cover image People on Sunday

People on Sunday

Geoffrey G. O’Brien. Wave (Consortium, dist.), , $18 ISBN 978-1-933517-72-8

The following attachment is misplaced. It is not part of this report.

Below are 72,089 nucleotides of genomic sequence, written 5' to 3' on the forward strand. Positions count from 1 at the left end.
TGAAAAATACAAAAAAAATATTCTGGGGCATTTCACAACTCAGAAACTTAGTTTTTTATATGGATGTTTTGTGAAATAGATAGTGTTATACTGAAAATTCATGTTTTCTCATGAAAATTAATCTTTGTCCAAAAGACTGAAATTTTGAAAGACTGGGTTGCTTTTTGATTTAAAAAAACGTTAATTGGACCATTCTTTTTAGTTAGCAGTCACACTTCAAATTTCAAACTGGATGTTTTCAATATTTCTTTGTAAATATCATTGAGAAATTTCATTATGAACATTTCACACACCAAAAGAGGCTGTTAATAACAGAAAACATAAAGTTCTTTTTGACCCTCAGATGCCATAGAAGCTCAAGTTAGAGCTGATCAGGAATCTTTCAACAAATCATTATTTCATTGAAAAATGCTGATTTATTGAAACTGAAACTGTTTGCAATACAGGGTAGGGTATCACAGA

O’Brien’s fourth collection draws its title from the 1930 German silent film on the interwar period. O’Brien’s poems, which vacillate between atmospheric dreaminess and cognitive clarity to great effect, draw from the news, history, and daily urban life. One timely poem, “Thanatopsis” (Greek: a meditation on death), refers, almost prophetically, to the Trayvon Martin case: “Keep us from having a stand your ground/ law to address weeks of solid rain/ …. And a public square, the path between them/ Traced by daylight saving time/ Over the freedom of George Zimmerman.” The speaker’s stream-of-consciousness suggests the mind’s slow circling landing on insights through a form of synesthesia: “The sound was like picking sad battles,/ The red that white imagines yellow is.” At his best, O’Brien balances elliptical philosophical queries with lyricism: “The peaceful transfer of/ Power from the past to the future// Sees the end of a present, escorted/ By sand”; and elsewhere, “I had three tasks: finish, cease, and stop./ I had the single method: wait like form/ On the inside of the outside, made/ Of being made.” Not all of these poems are so accessible, and their titles frequently draw from Latin and Greek, suggesting a love of rarified knowledge. Still, this proves to be an intriguing, thoughtful, and ambitiously layered collection, drawing from the past to hold a mirror to the present. (Sept.)